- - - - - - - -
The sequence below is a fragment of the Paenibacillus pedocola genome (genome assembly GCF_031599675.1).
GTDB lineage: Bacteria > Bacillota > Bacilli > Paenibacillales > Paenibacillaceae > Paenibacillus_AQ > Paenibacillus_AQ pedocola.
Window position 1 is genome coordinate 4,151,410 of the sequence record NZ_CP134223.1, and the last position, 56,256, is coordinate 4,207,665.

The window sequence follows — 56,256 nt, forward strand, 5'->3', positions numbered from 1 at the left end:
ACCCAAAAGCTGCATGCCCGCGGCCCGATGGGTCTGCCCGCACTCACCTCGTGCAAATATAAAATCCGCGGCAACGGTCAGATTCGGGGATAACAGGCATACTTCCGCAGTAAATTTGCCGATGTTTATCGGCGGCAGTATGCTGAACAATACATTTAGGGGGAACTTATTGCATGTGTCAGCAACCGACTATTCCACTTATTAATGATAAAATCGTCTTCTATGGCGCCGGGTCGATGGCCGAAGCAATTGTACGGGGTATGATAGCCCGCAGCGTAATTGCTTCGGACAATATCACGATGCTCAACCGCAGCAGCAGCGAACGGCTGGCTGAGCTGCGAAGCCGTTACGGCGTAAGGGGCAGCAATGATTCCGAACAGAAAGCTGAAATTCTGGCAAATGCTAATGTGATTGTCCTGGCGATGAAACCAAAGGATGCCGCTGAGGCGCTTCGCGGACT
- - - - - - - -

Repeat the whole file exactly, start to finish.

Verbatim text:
The sequence below is a fragment of the Paenibacillus pedocola genome (genome assembly GCF_031599675.1).
GTDB lineage: Bacteria > Bacillota > Bacilli > Paenibacillales > Paenibacillaceae > Paenibacillus_AQ > Paenibacillus_AQ pedocola.
Window position 1 is genome coordinate 4,151,410 of the sequence record NZ_CP134223.1, and the last position, 56,256, is coordinate 4,207,665.

The window sequence follows — 56,256 nt, forward strand, 5'->3', positions numbered from 1 at the left end:
ACCCAAAAGCTGCATGCCCGCGGCCCGATGGGTCTGCCCGCACTCACCTCGTGCAAATATAAAATCCGCGGCAACGGTCAGATTCGGGGATAACAGGCATACTTCCGCAGTAAATTTGCCGATGTTTATCGGCGGCAGTATGCTGAACAATACATTTAGGGGGAACTTATTGCATGTGTCAGCAACCGACTATTCCACTTATTAATGATAAAATCGTCTTCTATGGCGCCGGGTCGATGGCCGAAGCAATTGTACGGGGTATGATAGCCCGCAGCGTAATTGCTTCGGACAATATCACGATGCTCAACCGCAGCAGCAGCGAACGGCTGGCTGAGCTGCGAAGCCGTTACGGCGTAAGGGGCAGCAATGATTCCGAACAGAAAGCTGAAATTCTGGCAAATGCTAATGTGATTGTCCTGGCGATGAAACCAAAGGATGCCGCTGAGGCGCTTCGCGGACT